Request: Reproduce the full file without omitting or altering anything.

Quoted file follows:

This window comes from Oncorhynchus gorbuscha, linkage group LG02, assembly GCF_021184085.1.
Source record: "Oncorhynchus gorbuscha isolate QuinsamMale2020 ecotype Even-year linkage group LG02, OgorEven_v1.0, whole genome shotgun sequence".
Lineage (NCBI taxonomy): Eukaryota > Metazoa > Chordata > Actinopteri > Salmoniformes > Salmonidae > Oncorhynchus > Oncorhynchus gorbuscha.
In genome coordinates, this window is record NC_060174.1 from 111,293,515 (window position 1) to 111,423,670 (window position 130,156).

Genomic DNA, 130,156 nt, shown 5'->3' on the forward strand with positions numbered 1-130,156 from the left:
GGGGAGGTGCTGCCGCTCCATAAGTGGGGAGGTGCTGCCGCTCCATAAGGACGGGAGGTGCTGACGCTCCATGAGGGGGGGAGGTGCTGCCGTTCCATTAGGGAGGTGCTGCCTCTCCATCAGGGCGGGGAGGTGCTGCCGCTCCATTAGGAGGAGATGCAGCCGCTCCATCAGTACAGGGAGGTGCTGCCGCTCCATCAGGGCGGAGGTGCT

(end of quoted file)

This window comes from Oncorhynchus gorbuscha, linkage group LG02, assembly GCF_021184085.1.
Source record: "Oncorhynchus gorbuscha isolate QuinsamMale2020 ecotype Even-year linkage group LG02, OgorEven_v1.0, whole genome shotgun sequence".
Lineage (NCBI taxonomy): Eukaryota > Metazoa > Chordata > Actinopteri > Salmoniformes > Salmonidae > Oncorhynchus > Oncorhynchus gorbuscha.
In genome coordinates, this window is record NC_060174.1 from 111,293,515 (window position 1) to 111,423,670 (window position 130,156).

Genomic DNA, 130,156 nt, shown 5'->3' on the forward strand with positions numbered 1-130,156 from the left:
GGGGAGGTGCTGCCGCTCCATAAGTGGGGAGGTGCTGCCGCTCCATAAGGACGGGAGGTGCTGACGCTCCATGAGGGGGGGAGGTGCTGCCGTTCCATTAGGGAGGTGCTGCCTCTCCATCAGGGCGGGGAGGTGCTGCCGCTCCATTAGGAGGAGATGCAGCCGCTCCATCAGTACAGGGAGGTGCTGCCGCTCCATCAGGGCGGAGGTGCT